The 2000 Canes got the ball to the one inch line and the 2001 Canes were able to punch it in thanks to a stellar senior class including Ed Reed and Bryant McKinnie - two ballers ready to declare for the 2001 NFL Draft, but swayed by Davis' words as he called them both integral pieces in Miami's upcoming National Championship run. Both returned for their senior seasons and were the difference between 12-0 and possibly 10-2.
Instead, Davis was the one bailing prematurely - leaving a full cupboard at Miami for opportunity in the NFL. The keys to the well oiled machine were tossed to offensive coordinator and players' choice Larry Coker. Twelve games later, Miami's fifth National Championship in school's history was in the books.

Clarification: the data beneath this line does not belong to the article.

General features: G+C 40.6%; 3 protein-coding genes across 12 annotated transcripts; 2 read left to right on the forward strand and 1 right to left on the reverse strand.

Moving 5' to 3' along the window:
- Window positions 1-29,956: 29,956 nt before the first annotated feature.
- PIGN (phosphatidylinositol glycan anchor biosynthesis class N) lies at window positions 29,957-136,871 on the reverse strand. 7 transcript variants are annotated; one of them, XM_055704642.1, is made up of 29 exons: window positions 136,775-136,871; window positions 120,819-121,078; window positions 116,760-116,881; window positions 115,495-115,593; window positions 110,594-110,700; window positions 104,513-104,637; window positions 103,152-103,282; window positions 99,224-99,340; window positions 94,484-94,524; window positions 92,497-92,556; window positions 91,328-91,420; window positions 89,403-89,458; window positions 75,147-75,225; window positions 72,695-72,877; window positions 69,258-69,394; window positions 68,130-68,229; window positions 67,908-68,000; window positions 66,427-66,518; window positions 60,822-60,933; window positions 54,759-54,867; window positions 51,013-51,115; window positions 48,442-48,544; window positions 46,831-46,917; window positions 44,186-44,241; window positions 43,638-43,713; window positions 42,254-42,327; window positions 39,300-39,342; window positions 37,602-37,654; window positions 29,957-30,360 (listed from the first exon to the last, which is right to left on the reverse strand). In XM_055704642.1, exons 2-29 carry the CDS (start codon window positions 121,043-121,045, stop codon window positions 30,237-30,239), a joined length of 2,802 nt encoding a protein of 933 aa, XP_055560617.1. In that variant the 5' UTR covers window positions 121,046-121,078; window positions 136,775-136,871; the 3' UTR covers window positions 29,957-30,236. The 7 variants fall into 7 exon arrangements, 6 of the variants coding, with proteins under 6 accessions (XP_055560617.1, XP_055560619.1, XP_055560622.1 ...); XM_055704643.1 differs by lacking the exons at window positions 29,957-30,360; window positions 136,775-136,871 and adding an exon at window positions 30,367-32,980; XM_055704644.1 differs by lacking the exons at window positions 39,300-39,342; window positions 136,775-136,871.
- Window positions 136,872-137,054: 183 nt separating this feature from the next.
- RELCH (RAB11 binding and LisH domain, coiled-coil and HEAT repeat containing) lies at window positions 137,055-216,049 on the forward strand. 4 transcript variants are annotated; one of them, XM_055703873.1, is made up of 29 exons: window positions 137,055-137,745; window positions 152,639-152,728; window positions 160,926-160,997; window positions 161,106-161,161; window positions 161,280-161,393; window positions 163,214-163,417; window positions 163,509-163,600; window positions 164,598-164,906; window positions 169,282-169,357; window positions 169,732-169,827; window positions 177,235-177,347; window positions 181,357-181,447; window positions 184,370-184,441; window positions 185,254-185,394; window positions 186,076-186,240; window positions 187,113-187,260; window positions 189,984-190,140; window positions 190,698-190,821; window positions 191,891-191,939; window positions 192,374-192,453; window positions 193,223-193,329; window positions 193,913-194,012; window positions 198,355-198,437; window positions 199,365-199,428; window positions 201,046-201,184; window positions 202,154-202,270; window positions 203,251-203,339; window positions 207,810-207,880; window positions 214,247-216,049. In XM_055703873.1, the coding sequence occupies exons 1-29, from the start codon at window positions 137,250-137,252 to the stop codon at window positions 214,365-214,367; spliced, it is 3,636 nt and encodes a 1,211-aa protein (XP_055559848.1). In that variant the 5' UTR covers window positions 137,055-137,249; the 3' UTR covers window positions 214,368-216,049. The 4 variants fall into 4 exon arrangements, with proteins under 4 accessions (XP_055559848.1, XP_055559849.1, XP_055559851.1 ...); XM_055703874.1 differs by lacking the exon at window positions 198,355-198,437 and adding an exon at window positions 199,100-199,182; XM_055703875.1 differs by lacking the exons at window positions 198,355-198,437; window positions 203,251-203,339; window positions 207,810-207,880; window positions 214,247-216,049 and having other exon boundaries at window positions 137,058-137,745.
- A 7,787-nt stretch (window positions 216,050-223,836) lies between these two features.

While Miami absolutely dominated in 2001, Florida fell short on a few occasions - most notably the rescheduled season finale against No. 4 Tennessee. A win there and Pasadena would've turned into the Orange Bowl West with the No. 1 Canes and No. 2 Gators duking it out for the National Championship. Miami did their part, beating No. 2 Nebraska while Florida slipped to No. 5 after the Tennessee loss and instead took it to No. 6 Maryland in the 2001 Orange Bowl, 56-23.